For the Birds Radio Program: Nora Is Five!
Nora When I was five years old, my brother and I found a baby robin hopping about in our backyard. It never occurred to us that the parents were somewhere near. The little bird looked at us with its sparkly black eyes, opened its capacious yellow mouth, and fluttered its wings, begging for food. The instinctive urge to rush in and care for small things with big eyes and plaintive cries is rooted deeply in our species’ genetic code. So Jimmy and I couldn’t help but pick it up and dig up a worm behind the garage to feed it. The little robin eagerly gulped it down, gratifying us, so we put it in a shoebox and brought it five or six more worms that day.
The baby robin fascinated me. Every time we opened the shoebox, it popped up like a little jack-in-the-box, its brilliant yellow mouth gaping and huge. As soon as it swallowed, it produced the weirdest poop I’d ever seen. When we weren’t there, to prevent it from jumping out and fluttering away, we kept the box closed up. Of course we punched out air holes, but we never considered that baby robins need light and space. We had no way of knowing that this fledgling was at almost exactly the same stage of development that Jimmy and I ourselves were, still requiring parental care to be sure, but needing to move its body and study its species’ vocalizations and social cues and explore the world around it just as we did. How were Jimmy and I to know we were thwarting this baby’s essential education?
But more urgently, we didn’t understand that baby robins need many more than five or six worms a day to stay alive. When weather and rainfall conditions are favorable, robins may feed their babies six FEET of earthworms a day, supplemented with a smorgasbord of insects and berries for balanced nutrition. Young children, even when fascinated by a baby bird and eager to give it everything it needs, have far more limited attention spans than parent robins, who are impelled by hormones and instinct to stay focused on their young almost constantly from sunup until sundown, and equipped by keen vision, hearing, and instinct to know precisely how and where to find appropriate food.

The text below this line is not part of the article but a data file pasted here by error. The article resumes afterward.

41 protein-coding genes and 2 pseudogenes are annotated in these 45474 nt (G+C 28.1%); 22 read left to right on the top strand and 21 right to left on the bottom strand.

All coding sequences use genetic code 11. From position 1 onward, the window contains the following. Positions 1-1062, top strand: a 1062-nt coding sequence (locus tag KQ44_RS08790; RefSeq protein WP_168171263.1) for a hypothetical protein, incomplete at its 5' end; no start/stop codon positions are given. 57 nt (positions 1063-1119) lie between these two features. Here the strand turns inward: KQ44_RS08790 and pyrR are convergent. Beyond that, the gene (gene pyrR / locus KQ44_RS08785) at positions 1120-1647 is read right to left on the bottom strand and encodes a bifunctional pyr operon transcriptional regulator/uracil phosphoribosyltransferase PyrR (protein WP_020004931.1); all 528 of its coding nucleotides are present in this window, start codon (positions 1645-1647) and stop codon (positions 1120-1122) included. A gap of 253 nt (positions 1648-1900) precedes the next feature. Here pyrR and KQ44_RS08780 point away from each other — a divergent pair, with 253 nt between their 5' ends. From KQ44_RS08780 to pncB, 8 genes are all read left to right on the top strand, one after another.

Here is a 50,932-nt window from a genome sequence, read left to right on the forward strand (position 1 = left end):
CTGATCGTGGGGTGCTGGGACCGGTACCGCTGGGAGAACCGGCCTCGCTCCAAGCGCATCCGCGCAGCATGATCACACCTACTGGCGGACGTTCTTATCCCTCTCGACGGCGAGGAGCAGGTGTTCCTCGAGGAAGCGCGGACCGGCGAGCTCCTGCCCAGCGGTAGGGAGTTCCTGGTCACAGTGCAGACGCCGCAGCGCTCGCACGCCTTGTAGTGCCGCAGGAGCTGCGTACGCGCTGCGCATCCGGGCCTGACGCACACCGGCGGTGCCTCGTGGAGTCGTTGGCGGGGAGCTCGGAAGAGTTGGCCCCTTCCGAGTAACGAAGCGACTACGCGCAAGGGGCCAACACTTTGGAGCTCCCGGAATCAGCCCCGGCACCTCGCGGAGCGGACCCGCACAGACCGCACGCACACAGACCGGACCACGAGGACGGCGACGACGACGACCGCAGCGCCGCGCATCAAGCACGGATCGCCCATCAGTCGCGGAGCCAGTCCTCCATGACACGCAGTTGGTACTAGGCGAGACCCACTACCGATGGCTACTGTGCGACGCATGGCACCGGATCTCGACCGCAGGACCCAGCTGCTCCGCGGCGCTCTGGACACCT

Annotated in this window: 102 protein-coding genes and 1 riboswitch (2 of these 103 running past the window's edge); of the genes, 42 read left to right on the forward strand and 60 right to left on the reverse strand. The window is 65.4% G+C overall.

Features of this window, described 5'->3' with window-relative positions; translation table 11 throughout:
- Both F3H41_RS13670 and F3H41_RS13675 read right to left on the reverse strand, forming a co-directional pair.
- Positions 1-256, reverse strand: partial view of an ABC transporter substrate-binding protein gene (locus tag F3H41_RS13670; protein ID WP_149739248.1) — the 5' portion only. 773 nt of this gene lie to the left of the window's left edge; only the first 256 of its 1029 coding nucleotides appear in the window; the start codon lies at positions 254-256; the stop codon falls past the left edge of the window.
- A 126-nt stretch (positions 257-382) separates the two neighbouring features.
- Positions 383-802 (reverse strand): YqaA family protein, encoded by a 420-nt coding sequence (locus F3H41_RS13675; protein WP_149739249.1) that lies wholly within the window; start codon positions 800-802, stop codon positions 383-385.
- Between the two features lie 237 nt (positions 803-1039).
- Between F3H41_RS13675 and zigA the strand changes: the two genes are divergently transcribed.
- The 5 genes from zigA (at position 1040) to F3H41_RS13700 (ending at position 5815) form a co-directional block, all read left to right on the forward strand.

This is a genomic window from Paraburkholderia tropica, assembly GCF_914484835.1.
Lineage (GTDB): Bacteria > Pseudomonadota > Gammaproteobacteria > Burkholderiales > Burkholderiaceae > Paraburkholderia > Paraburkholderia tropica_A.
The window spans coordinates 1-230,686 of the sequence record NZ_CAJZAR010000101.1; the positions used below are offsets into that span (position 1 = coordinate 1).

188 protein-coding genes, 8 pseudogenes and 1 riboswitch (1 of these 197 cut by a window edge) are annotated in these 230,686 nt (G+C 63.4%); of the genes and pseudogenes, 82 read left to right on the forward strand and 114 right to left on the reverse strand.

So of course, a couple of days later, we opened the box to find the robin dead. We solemnly gathered our younger sisters and brother for a backyard funeral. Being Irish, we held a wake first, making everyone kneel at the Velveeta-cheese-box casket and make the sign of the cross while looking at the spent little body, curiously misshapen, cold and stiff. Then we closed the box and recited mangled snatches of Latin phrases we remembered from Mass. Jimmy gave the homily, assuring us that the bird was in heaven. I pictured God holding it in his warm, loving hand until it started breathing again, and then setting it on St. Francis of Assisi’s shoulder. After the funeral, we commended it to the earth under our lilac bush. We never dreamed that we ourselves had killed it. One of our aunts told us baby birds always die no matter what you do. So that little robin was the last baby bird I touched for almost two decades.
That same summer, the Walt Disney movie, Sleeping Beauty, came out, and we went to the Mercury Theater in the city to see it. I was transfixed by the scene of Aurora in the forest singing and dancing with the owl, squirrels, rabbits, and little birds. I played that joyful scene over and over in my mind, and even today, Sleeping Beauty remains one of my favorite movies.
I’m almost a half century older than I was then, but now I have a dear little friend who is turning five years old today. If Nora ever finds a baby robin in her yard, she will know someone who can tell her that its parents are somewhere near, so she’s already got advantages I didn’t have. She likes a lot of the same movies I did when I was little, though she watches them on DVD or video, something we couldn’t even imagine when I was her age. Back then, our town sprayed DDT routinely in the summer. Phosphates from laundry detergent choked our creek. There weren’t rules that kept mercury from spewing into the air from power plants. Thanks to the Clean Water Act, Clean Air Act, and the Environmental Protection Agency enforcing them, in the 1970s things started getting better. Now of course, an administration singularly swayed by corporate interests may be bringing us back to those toxic old days.
But whether back in the 50s or nowadays, five is a magical age. And on Nora’s birthday, my wish is that we grownups will try harder to make this world a more wonderful place for these little children so every five year old child may grow up in a world that is cleaner and kinder than the world every 50-year-old grew up in. When we grownups truly start looking out for our children, this will be a wonderful world indeed.